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A run through of what’s happened in last few days

The King started using media as a mean of propaganda. State-owned National News Agency distributed a news item in its March 14 bulletin that no newspaper wished to miss. It was about the rift in insurgents’ group saying that top leader had been expelled. All newspaper carried the news with a tag, ‘Says Royal Nepalese Army’. On March 15, the group denied the report but no newspaper could publish it because the authority has directed them ‘Not to publish any news about the group unless given by the Army’.

It is an example of using private media for propaganda and though international media covered the news with denial from the group, most of the Nepalese still believe that the news was true.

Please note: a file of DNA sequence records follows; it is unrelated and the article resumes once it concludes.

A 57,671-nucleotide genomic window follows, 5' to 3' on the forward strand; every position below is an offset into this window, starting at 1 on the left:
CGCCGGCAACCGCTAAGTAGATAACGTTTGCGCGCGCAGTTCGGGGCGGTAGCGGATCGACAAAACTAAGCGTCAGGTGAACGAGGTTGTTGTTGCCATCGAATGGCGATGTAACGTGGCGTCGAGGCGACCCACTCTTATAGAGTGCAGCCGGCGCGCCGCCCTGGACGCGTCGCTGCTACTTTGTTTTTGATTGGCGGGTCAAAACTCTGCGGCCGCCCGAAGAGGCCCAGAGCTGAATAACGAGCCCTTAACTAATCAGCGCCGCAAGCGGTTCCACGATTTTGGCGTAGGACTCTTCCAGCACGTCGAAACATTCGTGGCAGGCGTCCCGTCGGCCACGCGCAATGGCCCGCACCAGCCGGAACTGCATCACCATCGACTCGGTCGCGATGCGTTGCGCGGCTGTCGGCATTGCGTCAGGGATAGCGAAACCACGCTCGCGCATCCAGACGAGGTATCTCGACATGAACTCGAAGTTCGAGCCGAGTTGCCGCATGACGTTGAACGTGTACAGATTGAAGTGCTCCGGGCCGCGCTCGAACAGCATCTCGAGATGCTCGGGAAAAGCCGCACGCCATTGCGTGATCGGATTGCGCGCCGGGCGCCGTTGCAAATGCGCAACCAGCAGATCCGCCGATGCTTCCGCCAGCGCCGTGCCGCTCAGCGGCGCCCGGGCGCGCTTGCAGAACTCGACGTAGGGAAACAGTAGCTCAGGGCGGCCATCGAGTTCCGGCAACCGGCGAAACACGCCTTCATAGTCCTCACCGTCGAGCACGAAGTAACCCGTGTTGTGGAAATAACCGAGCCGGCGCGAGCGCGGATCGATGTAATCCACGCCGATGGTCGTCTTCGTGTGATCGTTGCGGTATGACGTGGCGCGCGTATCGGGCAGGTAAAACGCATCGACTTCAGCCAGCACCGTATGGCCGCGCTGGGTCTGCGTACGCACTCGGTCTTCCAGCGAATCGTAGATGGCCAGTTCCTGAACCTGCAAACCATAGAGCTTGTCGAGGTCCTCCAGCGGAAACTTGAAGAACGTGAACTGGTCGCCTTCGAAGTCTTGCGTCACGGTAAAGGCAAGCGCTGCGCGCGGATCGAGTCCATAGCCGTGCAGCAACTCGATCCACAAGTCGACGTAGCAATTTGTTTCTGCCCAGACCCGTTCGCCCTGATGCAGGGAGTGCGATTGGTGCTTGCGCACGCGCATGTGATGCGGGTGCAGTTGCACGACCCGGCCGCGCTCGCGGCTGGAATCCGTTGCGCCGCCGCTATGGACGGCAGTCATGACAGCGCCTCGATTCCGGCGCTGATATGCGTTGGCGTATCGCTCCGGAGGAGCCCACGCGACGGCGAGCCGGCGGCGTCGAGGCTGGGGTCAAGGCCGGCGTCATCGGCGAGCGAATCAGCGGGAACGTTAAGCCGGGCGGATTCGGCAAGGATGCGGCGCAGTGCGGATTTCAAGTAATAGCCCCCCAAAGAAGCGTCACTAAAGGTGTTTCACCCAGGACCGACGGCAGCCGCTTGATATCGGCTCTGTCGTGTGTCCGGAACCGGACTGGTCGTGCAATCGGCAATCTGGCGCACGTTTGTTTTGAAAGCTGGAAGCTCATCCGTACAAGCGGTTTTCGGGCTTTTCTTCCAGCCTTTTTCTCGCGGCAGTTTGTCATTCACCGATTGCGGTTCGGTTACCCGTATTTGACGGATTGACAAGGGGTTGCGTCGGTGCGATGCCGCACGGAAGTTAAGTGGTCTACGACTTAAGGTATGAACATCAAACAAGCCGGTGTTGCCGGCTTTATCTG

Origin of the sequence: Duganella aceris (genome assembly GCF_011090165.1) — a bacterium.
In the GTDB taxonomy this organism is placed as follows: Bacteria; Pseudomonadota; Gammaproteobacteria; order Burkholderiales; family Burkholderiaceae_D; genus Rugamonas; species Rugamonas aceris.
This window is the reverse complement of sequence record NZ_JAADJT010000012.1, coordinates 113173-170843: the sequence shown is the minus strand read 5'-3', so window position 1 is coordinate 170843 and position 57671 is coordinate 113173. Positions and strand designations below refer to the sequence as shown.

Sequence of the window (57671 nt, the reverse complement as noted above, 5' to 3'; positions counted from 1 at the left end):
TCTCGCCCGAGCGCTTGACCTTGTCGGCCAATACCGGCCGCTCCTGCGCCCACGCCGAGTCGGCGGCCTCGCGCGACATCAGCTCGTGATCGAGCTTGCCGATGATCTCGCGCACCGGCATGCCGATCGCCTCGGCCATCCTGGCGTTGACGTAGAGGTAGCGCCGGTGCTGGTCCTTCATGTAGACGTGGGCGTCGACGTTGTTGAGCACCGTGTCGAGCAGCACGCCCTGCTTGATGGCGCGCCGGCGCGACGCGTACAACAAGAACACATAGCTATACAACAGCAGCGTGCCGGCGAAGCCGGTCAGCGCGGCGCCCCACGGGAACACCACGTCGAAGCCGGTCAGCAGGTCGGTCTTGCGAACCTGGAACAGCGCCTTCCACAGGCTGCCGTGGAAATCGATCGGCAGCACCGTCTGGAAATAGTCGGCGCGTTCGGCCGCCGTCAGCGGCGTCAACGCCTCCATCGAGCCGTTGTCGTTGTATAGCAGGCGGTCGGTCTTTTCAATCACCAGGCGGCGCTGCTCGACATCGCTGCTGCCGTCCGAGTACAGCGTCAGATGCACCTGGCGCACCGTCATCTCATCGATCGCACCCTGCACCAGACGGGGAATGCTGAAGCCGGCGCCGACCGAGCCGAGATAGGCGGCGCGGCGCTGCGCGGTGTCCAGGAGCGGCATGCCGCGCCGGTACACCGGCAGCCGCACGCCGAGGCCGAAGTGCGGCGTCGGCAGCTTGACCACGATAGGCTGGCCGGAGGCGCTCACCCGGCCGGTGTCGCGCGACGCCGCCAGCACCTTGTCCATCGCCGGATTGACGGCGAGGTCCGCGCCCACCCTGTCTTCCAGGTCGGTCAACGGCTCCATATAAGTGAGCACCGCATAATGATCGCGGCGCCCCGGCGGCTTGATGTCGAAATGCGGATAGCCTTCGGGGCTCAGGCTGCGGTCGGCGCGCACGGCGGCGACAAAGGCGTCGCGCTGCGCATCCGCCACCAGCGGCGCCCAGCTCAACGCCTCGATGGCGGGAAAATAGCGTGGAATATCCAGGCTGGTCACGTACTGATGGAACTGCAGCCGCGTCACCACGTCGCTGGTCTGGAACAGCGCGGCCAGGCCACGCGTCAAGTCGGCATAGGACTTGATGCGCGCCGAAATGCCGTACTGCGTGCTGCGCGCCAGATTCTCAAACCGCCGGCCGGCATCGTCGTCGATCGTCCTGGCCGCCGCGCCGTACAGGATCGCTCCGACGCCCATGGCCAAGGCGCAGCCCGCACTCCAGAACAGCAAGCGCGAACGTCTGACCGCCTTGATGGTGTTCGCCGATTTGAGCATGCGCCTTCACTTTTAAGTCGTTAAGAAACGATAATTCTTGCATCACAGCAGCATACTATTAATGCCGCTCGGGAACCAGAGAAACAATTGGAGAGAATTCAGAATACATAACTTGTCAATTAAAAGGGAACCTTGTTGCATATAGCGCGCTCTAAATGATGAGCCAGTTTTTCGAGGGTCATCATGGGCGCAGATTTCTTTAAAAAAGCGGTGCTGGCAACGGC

To increase the pressure on media and to threaten them, the authority summoned editor of the largest daily, Kantipur, on March 17. Narayan Wagle, the middle-age editor who started his career as the reporter in the same paper, went to Police Station – who have no legal right to question media, on the call and talked with superintendent of police for about an hour on the news about ‘anti-monarch protests.’ With due credit of United We Blog!, a blogsite run by journalists in Nepal, I quote Wagle as saying: “A group of politicians from five top political parties of the country assembled in Bangkok, though I know it though news sites, and decided that they should go for Constituent Assembly which will decide the future of monarchy in Nepal. It is in fact what the insurgents were demanding when they last sat on the table for talk, but the politicians of that time denied to talk on it saying ‘there can be no talk on democracy and constitutional monarchy.’ It is yet to see how the top politicians, most of them are under house arrest, will react, but it was an encouraging decision at the time when there is widespread feeling that the leadership should go to hands of youngsters from those who failed.